Bearable Lightness

Barbara Gramegna
05.04.2016
 
Bearable Lightness
The boss had told us at a meeting which was tense and to the point.
“You will have heard...ahem, times being what they are...ahem...we are facing challenging times...”, and so on.
Communication had never been Barzetti’s strong suit, but we considered him to be an honest man, with sound principles.
Turns out we were wrong about this as well.
The meeting with all of us, him and two other men we didn’t know, lasted little more than an hour.
The agenda said “Reorganisation”, a word, neutral in itself, which, translated into business jargon means more or less “things aren’t going very well, we have to screw over somebody, today you’ll find out who and how it will affect you.”
After he had stammered out some hackneyed phrases, Barzetti gave the floor to the new Dayaks who, however, in contrast to the terrible headhunters of Borneo, instead of headdresses and grass skirts, were wearing Ermengildo Zegna suits.
I, Govetti, Bruschi and Florio were the first to go, under the axe of the “pullers of the rug from under the feet”, of the “agents of slow, but certain, death”, the freelancers who make cuts but are not hairdressers.
When the two, in turns, began to talk, Bruschi, whose son is permanently behind with his university exams, was doodling furiously on the sheet of paper in front of her.
Govetti, who has two families to support, was continuing to torment his smartphone, as he always used to when his wife, with good reason, gave him the third degree over his trips to Thailand where a magnificent forty year old woman has for the last seven years been included in his monthly outgoings for the purpose of raising Ten, the result of a rather turbulent transfer to Samui.
Florio and I were looking at each other every now and then, and from time to time I typed out under the table a message to him on WhatsApp: “ Flory they’ve screwed us over!”
“I’m gonna hang myself”.
For Florio almost nothing in his life had ever gone well except for that job, which he had obtained thanks to belated studying and a little of the desire to succeed that he had never had in the years of his youth. Some years ago he had finally come to terms with his sexual orientation, something, although it had been a load off his mind on the one hand, continued to create a host of problems for him, not least the financial one of his family and his parallel life with Antonio.
In short, in an hour, without any prior warning, after months of shady and furtive work, our future was about to reveal itself in its various shades of brown.
That time seemed to everyone longer than the mere 60 meagre minutes that they had taken because, apart from the key words which there were to be gleaned – absorption, unloading, reorganisation-, we were all by now disconnected, blocking out completely the sound of the scene in which we were obliged to be dumbfounded participants.
The two “Dayaks” moved with calibrated gestures and displayed the plans which, thanks to “pleasing” inputs and outputs and animations, made our “professional death” seem nothing more than a pleasant slide show, which they had, no doubt, touched up on the metro, searching for the most appropriate colour for the columns of the bar charts.
Each of us was going over in his or her mind the years spent in the company, the myriad birthday parties on the tenth floor, all equally false, but which appeared on each occasion wholly sincere, the awkward communications from Barzetti about the Christmas festivities, where he indulged in pictures of candles and snow crystals, the copyright free ones, where the scene in Sapporo is indistinguishable from Calcutta, where there is often so much snow!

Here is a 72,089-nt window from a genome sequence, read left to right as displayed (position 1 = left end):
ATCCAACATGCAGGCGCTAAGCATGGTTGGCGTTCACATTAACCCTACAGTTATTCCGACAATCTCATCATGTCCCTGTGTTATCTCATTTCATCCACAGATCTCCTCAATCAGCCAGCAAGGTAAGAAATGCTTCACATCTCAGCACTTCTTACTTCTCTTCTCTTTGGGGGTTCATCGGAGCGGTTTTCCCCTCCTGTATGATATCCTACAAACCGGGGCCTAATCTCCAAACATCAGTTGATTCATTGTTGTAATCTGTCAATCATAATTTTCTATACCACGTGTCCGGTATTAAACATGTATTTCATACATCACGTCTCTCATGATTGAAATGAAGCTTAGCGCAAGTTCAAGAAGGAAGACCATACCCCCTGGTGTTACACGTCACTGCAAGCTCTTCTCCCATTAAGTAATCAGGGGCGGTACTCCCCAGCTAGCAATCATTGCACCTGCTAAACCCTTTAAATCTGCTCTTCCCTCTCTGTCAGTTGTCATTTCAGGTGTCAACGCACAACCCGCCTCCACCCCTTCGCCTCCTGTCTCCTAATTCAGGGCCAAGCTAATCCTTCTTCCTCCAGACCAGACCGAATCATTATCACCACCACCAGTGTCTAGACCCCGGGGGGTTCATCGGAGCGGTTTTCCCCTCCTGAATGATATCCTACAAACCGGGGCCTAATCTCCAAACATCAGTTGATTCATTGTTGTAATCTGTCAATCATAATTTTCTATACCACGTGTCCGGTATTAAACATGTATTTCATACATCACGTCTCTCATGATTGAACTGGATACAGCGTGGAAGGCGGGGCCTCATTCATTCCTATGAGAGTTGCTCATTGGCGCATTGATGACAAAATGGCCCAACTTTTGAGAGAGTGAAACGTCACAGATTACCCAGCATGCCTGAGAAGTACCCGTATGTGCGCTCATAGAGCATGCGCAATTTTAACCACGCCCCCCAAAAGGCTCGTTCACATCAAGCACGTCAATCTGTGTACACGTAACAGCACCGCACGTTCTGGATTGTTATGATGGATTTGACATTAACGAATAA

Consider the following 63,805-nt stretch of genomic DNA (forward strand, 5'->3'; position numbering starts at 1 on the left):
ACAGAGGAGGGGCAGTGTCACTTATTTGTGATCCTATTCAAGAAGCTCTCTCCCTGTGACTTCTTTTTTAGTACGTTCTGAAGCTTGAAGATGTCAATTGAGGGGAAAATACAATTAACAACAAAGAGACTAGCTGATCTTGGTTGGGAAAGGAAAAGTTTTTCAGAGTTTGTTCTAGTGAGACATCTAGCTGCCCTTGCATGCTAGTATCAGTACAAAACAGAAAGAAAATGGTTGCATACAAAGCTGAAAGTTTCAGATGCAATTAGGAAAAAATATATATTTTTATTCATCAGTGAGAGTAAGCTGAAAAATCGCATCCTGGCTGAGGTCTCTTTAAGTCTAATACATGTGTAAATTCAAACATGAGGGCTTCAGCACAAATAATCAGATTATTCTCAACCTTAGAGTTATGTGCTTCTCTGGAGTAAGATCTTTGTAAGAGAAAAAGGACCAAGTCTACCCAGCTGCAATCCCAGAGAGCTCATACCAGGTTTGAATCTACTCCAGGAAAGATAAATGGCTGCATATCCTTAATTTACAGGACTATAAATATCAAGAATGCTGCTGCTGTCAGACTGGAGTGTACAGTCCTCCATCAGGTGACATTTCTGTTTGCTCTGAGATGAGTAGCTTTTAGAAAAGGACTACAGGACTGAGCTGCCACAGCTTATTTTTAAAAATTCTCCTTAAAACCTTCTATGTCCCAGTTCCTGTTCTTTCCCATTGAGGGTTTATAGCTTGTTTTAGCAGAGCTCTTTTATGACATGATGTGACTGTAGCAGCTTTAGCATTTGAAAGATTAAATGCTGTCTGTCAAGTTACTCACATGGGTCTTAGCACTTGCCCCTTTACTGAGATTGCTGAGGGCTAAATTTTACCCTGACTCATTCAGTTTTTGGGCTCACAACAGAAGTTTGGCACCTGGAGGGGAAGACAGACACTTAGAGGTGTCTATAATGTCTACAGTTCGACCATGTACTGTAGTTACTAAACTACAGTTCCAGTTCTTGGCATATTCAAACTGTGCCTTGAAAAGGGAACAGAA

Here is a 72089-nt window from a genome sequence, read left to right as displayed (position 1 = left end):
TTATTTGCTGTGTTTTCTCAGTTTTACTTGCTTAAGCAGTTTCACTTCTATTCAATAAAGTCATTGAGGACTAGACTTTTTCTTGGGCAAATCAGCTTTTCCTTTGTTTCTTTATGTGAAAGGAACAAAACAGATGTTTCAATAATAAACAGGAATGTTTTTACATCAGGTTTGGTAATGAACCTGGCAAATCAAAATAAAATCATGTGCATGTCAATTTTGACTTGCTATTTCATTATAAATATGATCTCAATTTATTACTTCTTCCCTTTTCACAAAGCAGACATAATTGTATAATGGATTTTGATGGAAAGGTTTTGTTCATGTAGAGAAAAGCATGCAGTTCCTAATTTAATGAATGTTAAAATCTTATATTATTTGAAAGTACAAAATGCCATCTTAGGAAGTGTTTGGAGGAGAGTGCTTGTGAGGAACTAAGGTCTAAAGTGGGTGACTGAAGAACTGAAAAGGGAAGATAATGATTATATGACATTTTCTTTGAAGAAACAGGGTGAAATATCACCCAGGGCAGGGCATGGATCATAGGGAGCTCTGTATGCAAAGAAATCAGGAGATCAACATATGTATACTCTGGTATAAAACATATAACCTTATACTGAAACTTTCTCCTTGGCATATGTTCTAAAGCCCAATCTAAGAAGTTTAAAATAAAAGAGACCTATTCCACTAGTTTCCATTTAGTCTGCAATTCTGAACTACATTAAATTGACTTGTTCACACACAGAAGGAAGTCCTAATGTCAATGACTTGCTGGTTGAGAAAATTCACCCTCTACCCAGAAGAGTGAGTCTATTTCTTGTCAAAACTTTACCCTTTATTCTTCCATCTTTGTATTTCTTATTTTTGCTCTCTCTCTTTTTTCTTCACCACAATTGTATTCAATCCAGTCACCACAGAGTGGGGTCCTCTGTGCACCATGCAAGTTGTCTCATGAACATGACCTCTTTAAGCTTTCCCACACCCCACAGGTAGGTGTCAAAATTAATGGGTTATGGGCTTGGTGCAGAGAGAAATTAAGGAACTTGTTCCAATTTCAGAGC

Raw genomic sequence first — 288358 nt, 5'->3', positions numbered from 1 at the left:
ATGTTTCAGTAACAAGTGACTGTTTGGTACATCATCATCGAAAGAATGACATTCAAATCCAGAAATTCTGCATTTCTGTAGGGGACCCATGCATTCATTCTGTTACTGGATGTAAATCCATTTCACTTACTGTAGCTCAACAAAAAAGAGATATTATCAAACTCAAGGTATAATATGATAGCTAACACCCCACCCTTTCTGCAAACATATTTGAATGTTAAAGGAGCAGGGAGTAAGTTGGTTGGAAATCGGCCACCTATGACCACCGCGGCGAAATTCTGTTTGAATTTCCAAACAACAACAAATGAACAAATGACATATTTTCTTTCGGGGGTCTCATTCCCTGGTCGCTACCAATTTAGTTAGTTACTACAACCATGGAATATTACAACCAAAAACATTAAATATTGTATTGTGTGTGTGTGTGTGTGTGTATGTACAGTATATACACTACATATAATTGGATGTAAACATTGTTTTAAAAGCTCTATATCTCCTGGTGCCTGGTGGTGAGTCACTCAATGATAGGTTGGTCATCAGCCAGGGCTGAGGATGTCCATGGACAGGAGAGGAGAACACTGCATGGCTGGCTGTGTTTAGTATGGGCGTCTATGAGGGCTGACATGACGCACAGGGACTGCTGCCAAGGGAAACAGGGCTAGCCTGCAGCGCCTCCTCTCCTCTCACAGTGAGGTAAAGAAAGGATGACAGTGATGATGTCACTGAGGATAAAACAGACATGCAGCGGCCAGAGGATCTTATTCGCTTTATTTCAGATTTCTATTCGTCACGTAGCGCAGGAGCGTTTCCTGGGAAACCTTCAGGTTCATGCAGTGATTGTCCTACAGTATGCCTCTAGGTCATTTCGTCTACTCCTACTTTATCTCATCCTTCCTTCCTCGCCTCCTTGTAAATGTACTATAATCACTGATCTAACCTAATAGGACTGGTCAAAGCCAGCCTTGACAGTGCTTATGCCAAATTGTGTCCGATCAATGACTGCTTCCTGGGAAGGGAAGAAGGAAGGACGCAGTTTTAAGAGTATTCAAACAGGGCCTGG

We had just learnt that “our” firm was going to surrender to the German colossus, just for a change.
For me, who had racked up “only” 25 years with them, now that I am 55, what you might call an infamous age, at which you understand what is important but could kill yourself at the thought that for other people nothing matters any more. And yet of all the words that they had rattled off in that hour and of those three concepts, which appeared to me like so many neon signs which intermittently lit up before my eyes amidst the darkness of a death sentence, one stood out for me as brighter and more dazzling than the others:
U-N-L-O-A-D-I-N-G

While I had never given much thought to the words “absorption” and “reorganisation”, “unloading” was a word that I had up to now always associated with a positive liberation from pressures and burdens, like the outing of Florio in fact.
Now, however, for the first time, I had heard in this beautiful sound, the way the ‘l’ rolled off the tongue and the light, open sound of the vowels – it seemed to embody my 55 years and 60 kilos - dead weight that the world was looking to dispose of.
After the eulogy of slowness, from slow-food to slow-life, the time has come to celebrate this unloading, this lightness, which thins out, which makes us fly, without familial burdens for example, perhaps thanks to a divorce blitz; that which requires a life of lightness in order to become pleasing sylphs; that which sends us into orbit stripped of earth’s gravity, the innate burden of we terrestrial beings.
One longs for bearable lightness, the rarefaction of problems, advocating that lightness does not signify superficiality, but simply not giving excessive weight to things, elevating one, passing from the minimal to the essential, until one reaches the ethereal: pure spirit. For once, however, I would have preferred that weight was given, to my 55 years, to my 60 kilos, to my life, to that of Florio, Govetti and Bruschi, because for us now this “lightness” is not at all bearable.

Translated from Italian by Rosanna Forte
 
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